Modern Asian wet markets are housed in buildings, though there are still numerous street-level wet markets throughout Asia.
A wet market is a market selling fresh meat, fish, produce, and other perishable goods as distinguished from "dry markets" which sell durable goods such as fabric and electronics. Wet markets are common throughout the world.
The Huanan Seafood Wholesale Market was shut down on 1 January 2020. The Chinese government subsequently permanently banned the sale of wild animal products at wet markets the following month.
In Hong Kong
In 1920, the Reclamation Street Market was opened in Hong Kong. Due to structure problems, Reclamation Street Market was removed by the government in 1953. In 1957, Yau Ma Tei Street Market launched to replace the Reclamation Street Market. There were fixed-pitch stalls which sold vegetables, fruits, seafood, beef, pork, and poultry. Also, there were stalls selling baby chickens, baby ducks, and three-striped box turtles as pets.
Central Market was launched on 16 May 1842. Its position was central, on Queen's Road. In this market, people could find all kinds of meat, fruit and vegetables, poultry, salt fish, fresh fish, weighing rooms and money changers.
In Hong Kong, wet markets are most frequented by older residents, those with lower incomes, and domestic helpers who serve approximately 10 percent of Hong Kong's residents. Wet markets have become destinations for tourists to "see the real Hong Kong". Many of the wet market buildings are owned by property investment firms and as a result the price of food can vary from market to market.
In 1994, wet markets accounted for 70% of produce sales and 50% of meat sales in Hong Kong.
In 2008 the government of Hong Kong proposed that all poultry should be slaughtered at central abattoirs to combat the spread of avian flu.
Hong Kong's wet markets use red lampshades to make the food look fresher.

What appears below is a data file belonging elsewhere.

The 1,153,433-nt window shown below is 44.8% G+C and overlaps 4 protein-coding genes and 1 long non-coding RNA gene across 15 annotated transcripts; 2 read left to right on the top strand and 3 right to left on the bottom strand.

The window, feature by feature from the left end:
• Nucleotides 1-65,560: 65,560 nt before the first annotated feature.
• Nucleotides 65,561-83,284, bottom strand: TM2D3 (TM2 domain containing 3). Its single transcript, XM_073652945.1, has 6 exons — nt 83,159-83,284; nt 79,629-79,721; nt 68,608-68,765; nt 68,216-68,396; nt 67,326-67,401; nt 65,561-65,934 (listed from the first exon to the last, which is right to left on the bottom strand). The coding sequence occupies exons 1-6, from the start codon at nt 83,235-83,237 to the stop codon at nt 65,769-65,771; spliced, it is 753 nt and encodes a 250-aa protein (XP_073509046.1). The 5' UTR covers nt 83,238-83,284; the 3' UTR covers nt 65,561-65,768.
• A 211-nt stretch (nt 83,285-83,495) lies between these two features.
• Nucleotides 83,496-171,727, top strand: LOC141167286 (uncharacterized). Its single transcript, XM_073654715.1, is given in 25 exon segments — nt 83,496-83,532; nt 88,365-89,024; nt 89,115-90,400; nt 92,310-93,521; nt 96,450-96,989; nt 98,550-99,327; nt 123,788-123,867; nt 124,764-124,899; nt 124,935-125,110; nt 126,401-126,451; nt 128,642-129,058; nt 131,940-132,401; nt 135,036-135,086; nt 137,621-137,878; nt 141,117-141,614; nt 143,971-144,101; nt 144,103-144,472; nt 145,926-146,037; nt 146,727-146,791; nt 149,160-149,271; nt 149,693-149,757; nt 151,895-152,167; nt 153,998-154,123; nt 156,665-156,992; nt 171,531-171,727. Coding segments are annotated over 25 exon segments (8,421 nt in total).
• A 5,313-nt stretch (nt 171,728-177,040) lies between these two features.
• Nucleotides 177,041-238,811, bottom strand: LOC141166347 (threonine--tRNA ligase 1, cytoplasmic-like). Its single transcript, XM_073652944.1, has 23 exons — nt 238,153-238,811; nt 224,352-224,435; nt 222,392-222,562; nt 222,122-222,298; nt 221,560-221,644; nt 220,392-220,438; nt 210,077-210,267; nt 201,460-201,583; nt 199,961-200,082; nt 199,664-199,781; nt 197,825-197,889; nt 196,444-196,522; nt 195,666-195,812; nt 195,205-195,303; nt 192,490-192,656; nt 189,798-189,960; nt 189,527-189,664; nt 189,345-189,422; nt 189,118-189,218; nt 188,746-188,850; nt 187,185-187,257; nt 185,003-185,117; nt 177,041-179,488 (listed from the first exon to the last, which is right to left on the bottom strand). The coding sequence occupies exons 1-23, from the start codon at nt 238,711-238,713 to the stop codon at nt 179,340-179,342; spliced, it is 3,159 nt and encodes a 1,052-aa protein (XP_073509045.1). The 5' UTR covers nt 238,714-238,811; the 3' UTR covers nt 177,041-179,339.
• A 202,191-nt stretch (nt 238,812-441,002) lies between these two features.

Some traditional Mexican open-air markets called tianguis, such as the Mercado Margarita Maza de Juárez in Oaxaca, are separated into a wet market (zona húmeda) and a dry market (zona seca).
In the early 1990s, the slaughter of animals was banned in 12 inner-city markets and 22 wet market centers in Singapore.
Wet markets are the dominant preferred venue for grocery shopping in Thailand due to the local importance of fresh food.
Hygiene of wildlife markets
If sanitation standards are not maintained, wet markets containing wildlife products can spread diseases. Because of the openness, newly introduced animals may come in direct contact with sales clerks, butchers, and customers. Insects such as flies have relatively easy access to the food products. Carcasses are sometimes thrown on the floor to be butchered. The avian flu and SARS outbreaks can be traced to keeping live animals in wet markets where the potential for zoonotic transmission is greatly increased.
Wet markets where animals are traded in unsanitary conditions combined with the ability of viruses to undergo fast recombination were pointed out as a "time-bomb" as early as in 2007.
Large numbers and varieties of these wild game mammals in overcrowded cages and the lack of biosecurity measures in wet markets allowed the jumping of this novel virus from animals to human. (...) Coronaviruses are well known to undergo genetic recombination, which may lead to new genotypes and outbreaks. The presence of a large reservoir of SARS-CoV-like viruses in horseshoe bats, together with the culture of eating exotic mammals in southern China, is a time bomb.
— VC Cheng, Severe Acute Respiratory Syndrome Coronavirus as an Agent of Emerging and Reemerging Infection
^Spinney, Laura (28 March 2020). "Is factory farming to blame for coronavirus?". The Observer. ISSN0029-7712. Retrieved 30 March 2020. Most of the attention so far has been focused on the interface between humans and the intermediate host, with fingers of blame being pointed at Chinese wet markets and eating habits,...